“This is your home,” Mickey gestured expansively. “I’ll be working during the week or when they call, sometimes at night. There’s a key in the dish by the TV. As soon as you are settled tonight, we’ll go to the hawker center and I’ll show you the ATM where you can get cash— none of the hawker stalls in this block take credit cards. Also, I’ll walk you down to and then through the MRT station so you know how to get a fare card. If you want a taxi, it’s best to call as they don’t orbit the residential areas. I assume your cell phone works here?”
Spence nodded, taking it all in. A couple of weeks of peace and quiet with some extended solitude sounded very nice.
“Mickey,” he began, feeling embarrassed, “when I texted you this morning, I didn’t say how long I was going to be in Singapore. I’m here early for something that’s not going to happen for two weeks. You’re being very generous letting me stay and I don’t want to overstay my welcome. If that’s too long for you, I can shift to a hotel. I don’t mind.”
“No, two weeks is fine,” Mickey shook his head. “It’ll be nice to have some company, and give me a reason to get out.
“Come to think of it,” Mickey motioned for Spence to follow as he walked quickly out of the room to a calendar on the front of the refrigerator. He ran his finger across the current week to Saturday and said, “there’s a match this weekend at the club. Would you be up for that?”
Shooting a match in Singapore? Wow! Who would have guessed that was possible? The shooters back in Phoenix would be impressed, for sure.
But he had no guns and, while Bullseye shooters were generous, it could be an expensive sport. The precision firearms were commonly $1000 or more each and most Bullseye shooters had far more than the two or three required for the sport. They were addictive. But those were one-time expenses. Shooting a match, even if you loaded your own as Spence did, might shoot up a couple of hundred dollars worth of ammunition painstakingly assembled with top quality, top dollar components.
Mickey apparently guessed Spence’s hesitation.
He said, “You can shoot my stuff as long as we don’t talk too much about where the ammo comes from.”
Leaning closer he added, “It’s supposed to be for department practice but my boss will be on the line with us doing the same thing. We say it’s good practice and, well, I guess it is. Just not the same as defending yourself under fire in a dark alley.”
Spence smiled back.
If anything would give Spence a temporary break from his worries, target pistol shooting was it. Most people imagined it was the excitement that shooters enjoy but Spence knew that Bullseye and precision shooters were exactly the opposite. It was the intense, meditative-like concentration on each shot that made it so engrossing. He knew that, half a dozen shots down range, his brain would be quiet as he focused on the sights, the target a blur in the distance, until the pistol went “Bang!”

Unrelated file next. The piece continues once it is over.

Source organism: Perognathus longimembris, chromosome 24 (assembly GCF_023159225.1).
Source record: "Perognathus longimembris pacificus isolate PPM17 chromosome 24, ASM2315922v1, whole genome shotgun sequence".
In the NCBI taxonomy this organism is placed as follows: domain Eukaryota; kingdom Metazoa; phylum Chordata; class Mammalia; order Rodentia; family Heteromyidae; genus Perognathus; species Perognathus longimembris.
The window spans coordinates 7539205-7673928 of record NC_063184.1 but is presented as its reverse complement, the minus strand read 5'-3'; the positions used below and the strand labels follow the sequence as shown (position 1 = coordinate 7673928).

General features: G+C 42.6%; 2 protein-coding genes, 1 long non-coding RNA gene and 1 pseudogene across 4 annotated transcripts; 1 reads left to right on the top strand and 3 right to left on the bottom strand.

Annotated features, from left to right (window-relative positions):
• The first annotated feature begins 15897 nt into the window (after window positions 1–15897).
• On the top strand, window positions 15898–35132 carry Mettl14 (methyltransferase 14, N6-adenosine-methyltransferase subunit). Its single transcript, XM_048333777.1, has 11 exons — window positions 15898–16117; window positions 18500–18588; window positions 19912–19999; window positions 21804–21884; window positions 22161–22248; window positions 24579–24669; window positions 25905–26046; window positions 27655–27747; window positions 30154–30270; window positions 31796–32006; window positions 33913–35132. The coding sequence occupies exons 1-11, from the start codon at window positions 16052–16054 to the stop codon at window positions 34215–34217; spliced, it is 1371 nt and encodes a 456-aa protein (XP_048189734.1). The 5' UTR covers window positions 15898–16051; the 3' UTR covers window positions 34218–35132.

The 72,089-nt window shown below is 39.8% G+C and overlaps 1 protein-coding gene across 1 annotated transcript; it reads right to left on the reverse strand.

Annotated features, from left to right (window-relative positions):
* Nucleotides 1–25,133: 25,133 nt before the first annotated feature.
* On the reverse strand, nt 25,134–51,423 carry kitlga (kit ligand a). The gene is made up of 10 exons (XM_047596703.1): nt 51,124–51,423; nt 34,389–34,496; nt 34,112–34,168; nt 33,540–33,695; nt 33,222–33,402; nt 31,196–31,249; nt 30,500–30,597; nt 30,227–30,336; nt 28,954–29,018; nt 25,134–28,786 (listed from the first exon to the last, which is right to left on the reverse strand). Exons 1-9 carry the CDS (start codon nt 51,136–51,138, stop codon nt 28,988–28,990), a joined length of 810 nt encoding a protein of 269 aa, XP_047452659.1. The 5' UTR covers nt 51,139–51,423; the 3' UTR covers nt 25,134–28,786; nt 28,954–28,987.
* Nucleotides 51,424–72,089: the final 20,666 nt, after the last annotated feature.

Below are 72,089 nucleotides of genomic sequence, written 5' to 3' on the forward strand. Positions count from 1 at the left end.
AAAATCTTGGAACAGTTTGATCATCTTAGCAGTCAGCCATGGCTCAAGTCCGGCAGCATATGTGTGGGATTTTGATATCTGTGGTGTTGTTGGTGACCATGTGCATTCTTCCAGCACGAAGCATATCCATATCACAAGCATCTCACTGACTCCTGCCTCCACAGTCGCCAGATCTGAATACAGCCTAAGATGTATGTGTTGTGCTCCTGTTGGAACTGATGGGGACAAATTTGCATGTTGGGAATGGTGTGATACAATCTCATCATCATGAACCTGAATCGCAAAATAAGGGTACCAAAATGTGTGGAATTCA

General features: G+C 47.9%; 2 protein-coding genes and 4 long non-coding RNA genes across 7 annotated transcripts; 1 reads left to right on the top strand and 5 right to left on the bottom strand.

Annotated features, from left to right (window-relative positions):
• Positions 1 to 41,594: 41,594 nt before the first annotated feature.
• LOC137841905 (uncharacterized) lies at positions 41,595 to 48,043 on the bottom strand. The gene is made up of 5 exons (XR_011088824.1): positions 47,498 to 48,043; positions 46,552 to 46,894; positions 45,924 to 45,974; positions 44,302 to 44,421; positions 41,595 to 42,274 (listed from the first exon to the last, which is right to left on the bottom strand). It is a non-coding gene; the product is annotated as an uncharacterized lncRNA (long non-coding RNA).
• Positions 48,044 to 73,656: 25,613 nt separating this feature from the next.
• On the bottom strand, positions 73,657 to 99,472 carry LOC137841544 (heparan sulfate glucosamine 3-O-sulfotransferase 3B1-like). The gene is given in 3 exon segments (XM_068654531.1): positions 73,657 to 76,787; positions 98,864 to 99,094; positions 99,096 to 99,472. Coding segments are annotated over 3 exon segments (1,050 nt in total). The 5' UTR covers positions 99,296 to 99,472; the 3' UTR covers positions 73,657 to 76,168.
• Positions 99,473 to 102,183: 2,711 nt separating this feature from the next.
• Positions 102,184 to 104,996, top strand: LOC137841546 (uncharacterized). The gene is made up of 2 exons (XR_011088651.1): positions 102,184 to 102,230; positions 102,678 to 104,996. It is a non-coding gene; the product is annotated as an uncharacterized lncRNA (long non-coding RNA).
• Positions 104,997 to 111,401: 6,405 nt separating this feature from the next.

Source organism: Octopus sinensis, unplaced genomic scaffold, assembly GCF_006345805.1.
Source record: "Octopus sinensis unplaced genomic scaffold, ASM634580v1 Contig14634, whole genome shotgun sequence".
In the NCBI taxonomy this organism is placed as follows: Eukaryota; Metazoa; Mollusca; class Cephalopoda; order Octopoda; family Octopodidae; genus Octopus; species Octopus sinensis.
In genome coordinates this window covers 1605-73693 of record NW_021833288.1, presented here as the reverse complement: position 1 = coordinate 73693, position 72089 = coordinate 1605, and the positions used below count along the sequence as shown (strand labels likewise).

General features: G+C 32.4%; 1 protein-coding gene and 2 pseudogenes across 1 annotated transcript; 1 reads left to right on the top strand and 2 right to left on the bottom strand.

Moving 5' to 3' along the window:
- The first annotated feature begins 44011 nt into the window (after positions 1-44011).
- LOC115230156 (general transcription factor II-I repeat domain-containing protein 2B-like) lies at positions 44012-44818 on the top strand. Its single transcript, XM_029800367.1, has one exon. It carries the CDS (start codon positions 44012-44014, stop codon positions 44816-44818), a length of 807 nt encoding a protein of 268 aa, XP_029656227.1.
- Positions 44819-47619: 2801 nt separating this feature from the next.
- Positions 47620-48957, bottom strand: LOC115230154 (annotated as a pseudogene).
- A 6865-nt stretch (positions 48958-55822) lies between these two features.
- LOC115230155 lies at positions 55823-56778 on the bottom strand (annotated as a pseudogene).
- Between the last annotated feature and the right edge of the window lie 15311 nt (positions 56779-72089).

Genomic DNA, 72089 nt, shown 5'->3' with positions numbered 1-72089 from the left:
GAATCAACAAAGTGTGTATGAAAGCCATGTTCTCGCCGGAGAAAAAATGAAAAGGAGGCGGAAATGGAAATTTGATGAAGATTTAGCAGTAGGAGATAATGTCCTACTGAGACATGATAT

“Actually, yes,” Spence said enthusiastically, “that would be great. But is it Okay for me to shoot here? I mean, I’m not a citizen of Singapore. Do I need some sort of permit or something?”
Mickey smiled, “You’d never qualify, not in this short a time. But don’t worry. You’ll be with a Policeman and his superior, shooting a Policeman’s guns, department ammo and standing with a bunch of other officers, both Police and Military, active and retired. Everyone will be delighted. Just don’t walk off the range with a gun. That would be bad.”
Spence unpacked his stuff into the Chinese armoire and, after a short Scotch, they were down at the hawker stalls. There were eight vendors, each with a menu above their 12×12 foot space, and several with added cardboard signs with today’s specials. Everything was printed in several languages including English. Spence would have no trouble eating here.
Five minutes later they were sitting at the picnic tables next to the hawker area. Mickey picked out a chunk of curried lamb from his rice before asking, “What were you doing in Hong Kong, teaching a class?”
Spence shook his head as Mickey chewed. “Just passing through after a night in Guangzhou. We were on our way home from Wuhan. I was teaching for two weeks at the University.”
Mickey stopped chewing.
“You were at Wuhan University last week?”
“Yeah. The kids were great but a couple of things happened. Pretty awful, actually. All in all, I’d say it was probably the second most terrible time of my life.”
“Wuhan University?” Mickey repeated. “China? Last Thursday? In the afternoon?”